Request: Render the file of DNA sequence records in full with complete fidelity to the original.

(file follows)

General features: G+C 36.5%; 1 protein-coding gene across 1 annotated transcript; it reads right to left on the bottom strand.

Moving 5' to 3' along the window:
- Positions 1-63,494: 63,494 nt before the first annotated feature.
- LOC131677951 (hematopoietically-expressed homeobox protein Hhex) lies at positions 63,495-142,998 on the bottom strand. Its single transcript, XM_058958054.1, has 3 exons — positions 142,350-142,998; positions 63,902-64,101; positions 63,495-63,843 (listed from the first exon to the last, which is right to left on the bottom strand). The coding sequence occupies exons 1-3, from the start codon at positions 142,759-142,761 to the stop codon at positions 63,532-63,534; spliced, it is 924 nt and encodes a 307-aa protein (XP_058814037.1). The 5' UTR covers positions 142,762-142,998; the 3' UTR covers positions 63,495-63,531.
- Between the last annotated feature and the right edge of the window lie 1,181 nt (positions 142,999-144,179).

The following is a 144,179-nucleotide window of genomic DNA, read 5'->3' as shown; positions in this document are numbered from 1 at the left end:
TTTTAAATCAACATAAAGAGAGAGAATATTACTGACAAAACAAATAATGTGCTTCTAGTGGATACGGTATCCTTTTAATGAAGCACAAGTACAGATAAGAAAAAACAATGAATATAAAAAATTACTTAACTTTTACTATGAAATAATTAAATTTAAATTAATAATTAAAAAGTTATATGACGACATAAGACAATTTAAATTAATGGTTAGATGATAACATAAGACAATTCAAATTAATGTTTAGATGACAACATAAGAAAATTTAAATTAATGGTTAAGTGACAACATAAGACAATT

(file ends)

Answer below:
General features: G+C 36.5%; 1 protein-coding gene across 1 annotated transcript; it reads right to left on the bottom strand.

Moving 5' to 3' along the window:
- Positions 1-63,494: 63,494 nt before the first annotated feature.
- LOC131677951 (hematopoietically-expressed homeobox protein Hhex) lies at positions 63,495-142,998 on the bottom strand. Its single transcript, XM_058958054.1, has 3 exons — positions 142,350-142,998; positions 63,902-64,101; positions 63,495-63,843 (listed from the first exon to the last, which is right to left on the bottom strand). The coding sequence occupies exons 1-3, from the start codon at positions 142,759-142,761 to the stop codon at positions 63,532-63,534; spliced, it is 924 nt and encodes a 307-aa protein (XP_058814037.1). The 5' UTR covers positions 142,762-142,998; the 3' UTR covers positions 63,495-63,531.
- Between the last annotated feature and the right edge of the window lie 1,181 nt (positions 142,999-144,179).

The following is a 144,179-nucleotide window of genomic DNA, read 5'->3' as shown; positions in this document are numbered from 1 at the left end:
TTTTAAATCAACATAAAGAGAGAGAATATTACTGACAAAACAAATAATGTGCTTCTAGTGGATACGGTATCCTTTTAATGAAGCACAAGTACAGATAAGAAAAAACAATGAATATAAAAAATTACTTAACTTTTACTATGAAATAATTAAATTTAAATTAATAATTAAAAAGTTATATGACGACATAAGACAATTTAAATTAATGGTTAGATGATAACATAAGACAATTCAAATTAATGTTTAGATGACAACATAAGAAAATTTAAATTAATGGTTAAGTGACAACATAAGACAATT